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Old Pulteney distillery is located in Wick, a fishing village in the far north-east of Scotland, and was founded in 1826 by James Henderson. The part of town where the distillery is located is called Pulteneytown, named after Sir William Pulteney, a former governor of the British Fisheries Society. The Henderson family remained in control of the distillery until 1920 when it was sold to James Watson & Co. Ltd. from Dundee. Ownership then changed quickly again, first in 1923 when Old Pulteney was sold to John Dewar & Sons Ltd and one more time in 1925 when it was acquired by the Distillers Company Ltd. (DCL). In 1930 the DCL decided to close the distillery, which it remained until 1951 when it was resurrected by Robert Cumming, a lawyer from Banff in Speyside. Cumming sold the distillery to Hiram Walker in 1955 who decided to renovate the distillery in 1958. The ubiquitous changes in ownership continued in 1961 when Old Pulteney was sold once more, this time to Allied Breweries (who changed their name to Allied Lyons in 1981 and to Allied Domecq plc in 1994). In 1995 the distillery was acquired by Inver House Distillers, only for ownership to change again when in 2001 Inver House were acquired by Pacific Spirits, a subsidiary of Thailand-based Great Oriole Group – who in 2006 sold Pacific Spirits including Old Pulteney distillery to International Beverage Holdings, the international arm of ThaiBev, Thailand's largest beverage company (they are the current owners). The 12-year old version was first introduced in 1997 and has been part of the distillery's core range ever since.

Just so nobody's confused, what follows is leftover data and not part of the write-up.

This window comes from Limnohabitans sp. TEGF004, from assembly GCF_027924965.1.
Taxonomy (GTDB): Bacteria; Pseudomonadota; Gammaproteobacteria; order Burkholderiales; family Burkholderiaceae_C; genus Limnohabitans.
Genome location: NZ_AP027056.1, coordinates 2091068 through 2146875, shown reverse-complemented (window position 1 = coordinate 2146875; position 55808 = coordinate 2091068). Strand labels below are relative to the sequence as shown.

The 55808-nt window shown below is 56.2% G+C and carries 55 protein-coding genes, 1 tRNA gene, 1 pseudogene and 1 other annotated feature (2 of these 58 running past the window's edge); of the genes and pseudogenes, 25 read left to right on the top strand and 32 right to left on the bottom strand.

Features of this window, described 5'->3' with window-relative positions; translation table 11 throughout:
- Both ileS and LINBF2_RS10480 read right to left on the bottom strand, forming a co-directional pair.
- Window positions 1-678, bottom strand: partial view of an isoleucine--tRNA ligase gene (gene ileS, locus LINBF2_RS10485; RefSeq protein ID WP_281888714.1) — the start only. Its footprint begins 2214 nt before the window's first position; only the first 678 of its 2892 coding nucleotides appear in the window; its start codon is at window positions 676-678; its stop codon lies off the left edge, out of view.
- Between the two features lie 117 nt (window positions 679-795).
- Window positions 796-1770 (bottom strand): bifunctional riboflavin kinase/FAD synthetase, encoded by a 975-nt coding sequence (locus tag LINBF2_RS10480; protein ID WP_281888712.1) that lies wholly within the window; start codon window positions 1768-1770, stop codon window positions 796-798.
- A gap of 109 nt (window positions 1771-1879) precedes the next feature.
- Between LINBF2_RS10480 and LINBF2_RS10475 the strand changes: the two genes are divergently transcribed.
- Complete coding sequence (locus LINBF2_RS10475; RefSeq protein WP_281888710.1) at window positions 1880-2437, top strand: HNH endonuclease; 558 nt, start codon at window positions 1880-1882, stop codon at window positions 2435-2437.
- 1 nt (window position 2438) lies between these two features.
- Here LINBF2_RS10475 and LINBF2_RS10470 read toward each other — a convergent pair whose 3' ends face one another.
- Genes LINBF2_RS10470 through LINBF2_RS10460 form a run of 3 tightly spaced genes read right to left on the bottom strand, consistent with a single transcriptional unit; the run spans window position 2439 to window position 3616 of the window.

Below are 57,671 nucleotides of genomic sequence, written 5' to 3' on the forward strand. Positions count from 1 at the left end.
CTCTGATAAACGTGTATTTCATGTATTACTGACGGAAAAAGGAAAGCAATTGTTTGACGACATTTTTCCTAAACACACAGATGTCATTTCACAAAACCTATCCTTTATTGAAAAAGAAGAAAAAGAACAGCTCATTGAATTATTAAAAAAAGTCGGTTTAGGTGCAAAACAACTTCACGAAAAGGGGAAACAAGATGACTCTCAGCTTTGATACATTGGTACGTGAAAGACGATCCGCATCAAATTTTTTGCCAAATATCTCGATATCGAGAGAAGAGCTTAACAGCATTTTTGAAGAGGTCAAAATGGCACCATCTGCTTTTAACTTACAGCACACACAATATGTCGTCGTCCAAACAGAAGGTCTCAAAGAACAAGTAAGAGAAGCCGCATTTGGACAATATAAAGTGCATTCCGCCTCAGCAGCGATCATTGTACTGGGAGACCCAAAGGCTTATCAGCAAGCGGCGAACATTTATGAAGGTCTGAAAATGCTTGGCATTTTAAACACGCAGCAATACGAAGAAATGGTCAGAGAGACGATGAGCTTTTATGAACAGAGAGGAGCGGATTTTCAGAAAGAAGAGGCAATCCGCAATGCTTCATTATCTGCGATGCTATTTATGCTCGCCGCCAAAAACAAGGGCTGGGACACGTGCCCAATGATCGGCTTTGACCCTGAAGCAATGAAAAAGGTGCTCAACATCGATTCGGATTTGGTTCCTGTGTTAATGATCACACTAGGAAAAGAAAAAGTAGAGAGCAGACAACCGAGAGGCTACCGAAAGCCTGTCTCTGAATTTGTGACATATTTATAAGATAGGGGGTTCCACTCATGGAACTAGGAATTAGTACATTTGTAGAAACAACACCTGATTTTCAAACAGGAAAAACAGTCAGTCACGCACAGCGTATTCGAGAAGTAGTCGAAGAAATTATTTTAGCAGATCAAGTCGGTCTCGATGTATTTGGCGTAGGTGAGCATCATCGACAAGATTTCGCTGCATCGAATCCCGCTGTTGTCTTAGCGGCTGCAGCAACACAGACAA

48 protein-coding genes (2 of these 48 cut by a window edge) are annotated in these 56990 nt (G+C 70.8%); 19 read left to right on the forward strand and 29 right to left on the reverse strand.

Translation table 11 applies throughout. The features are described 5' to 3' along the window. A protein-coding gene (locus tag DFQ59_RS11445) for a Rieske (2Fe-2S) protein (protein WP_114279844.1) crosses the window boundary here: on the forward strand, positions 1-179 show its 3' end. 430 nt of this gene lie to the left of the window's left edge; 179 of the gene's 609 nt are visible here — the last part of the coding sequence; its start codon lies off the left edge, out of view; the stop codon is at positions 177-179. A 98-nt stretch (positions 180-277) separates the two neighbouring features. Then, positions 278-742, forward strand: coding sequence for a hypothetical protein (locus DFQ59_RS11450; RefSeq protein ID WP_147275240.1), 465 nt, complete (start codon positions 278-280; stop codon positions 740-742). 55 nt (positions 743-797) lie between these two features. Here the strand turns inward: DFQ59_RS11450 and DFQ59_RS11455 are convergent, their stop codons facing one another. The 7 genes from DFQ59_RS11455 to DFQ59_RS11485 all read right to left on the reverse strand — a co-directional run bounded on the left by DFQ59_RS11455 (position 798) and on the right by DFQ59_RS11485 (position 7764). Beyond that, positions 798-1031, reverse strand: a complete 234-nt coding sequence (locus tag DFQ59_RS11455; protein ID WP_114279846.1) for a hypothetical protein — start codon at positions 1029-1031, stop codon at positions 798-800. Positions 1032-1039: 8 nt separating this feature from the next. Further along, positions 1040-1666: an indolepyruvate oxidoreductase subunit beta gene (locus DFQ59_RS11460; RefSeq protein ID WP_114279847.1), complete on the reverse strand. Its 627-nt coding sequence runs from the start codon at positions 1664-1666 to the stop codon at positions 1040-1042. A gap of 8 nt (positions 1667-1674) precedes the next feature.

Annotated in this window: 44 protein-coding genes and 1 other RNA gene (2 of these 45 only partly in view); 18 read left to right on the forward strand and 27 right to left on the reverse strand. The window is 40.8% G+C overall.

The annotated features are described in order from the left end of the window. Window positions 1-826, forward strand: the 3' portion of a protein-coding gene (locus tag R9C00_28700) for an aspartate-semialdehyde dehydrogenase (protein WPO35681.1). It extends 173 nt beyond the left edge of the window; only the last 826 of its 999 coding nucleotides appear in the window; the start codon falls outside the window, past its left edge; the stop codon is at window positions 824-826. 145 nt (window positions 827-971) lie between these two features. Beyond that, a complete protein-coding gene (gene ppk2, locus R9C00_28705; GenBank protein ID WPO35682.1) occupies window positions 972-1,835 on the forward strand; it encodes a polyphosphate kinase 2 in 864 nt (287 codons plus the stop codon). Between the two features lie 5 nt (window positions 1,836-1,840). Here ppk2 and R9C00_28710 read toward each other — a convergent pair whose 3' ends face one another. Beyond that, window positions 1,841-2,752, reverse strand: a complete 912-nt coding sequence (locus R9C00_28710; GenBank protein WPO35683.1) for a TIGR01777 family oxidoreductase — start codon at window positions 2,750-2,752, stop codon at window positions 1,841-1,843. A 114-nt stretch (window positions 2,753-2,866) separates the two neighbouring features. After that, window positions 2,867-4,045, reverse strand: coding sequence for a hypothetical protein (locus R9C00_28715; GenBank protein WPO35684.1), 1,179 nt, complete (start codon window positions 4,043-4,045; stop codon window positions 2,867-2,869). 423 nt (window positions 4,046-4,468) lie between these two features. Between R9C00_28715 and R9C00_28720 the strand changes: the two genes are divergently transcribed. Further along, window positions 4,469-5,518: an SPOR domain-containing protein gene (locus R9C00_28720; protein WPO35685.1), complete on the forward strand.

The nose is nutty and lightly malty to start with. I got a good load of vanilla and honey flavours, followed by lemon cake.
The palate is light-bodied and a tad spicy. There again are lemon flavours, together with honey and caramel. Later on notes of bitter oranges develop, with a touch of liquorice towards the end.
The finish is of medium length and pleasantly warming. The lemon flavours are back, to the point of becoming zesty.
Funnily this was my first ever Old Pulteney and I certainly had a fun tasting session. While I very much enjoyed the nose, the palate was a bit light for my taste, and I am not a big fan of the bitter orange flavours. Interestingly, I did not detect some of the flavours that this 'maritime' malt is known for, such as salt or brine – better luck next time? Thus, although this would benefit from being bottled at a higher ABV, it remains an immensely drinkable single malt. A commendable introduction to the Old Pulteney core range.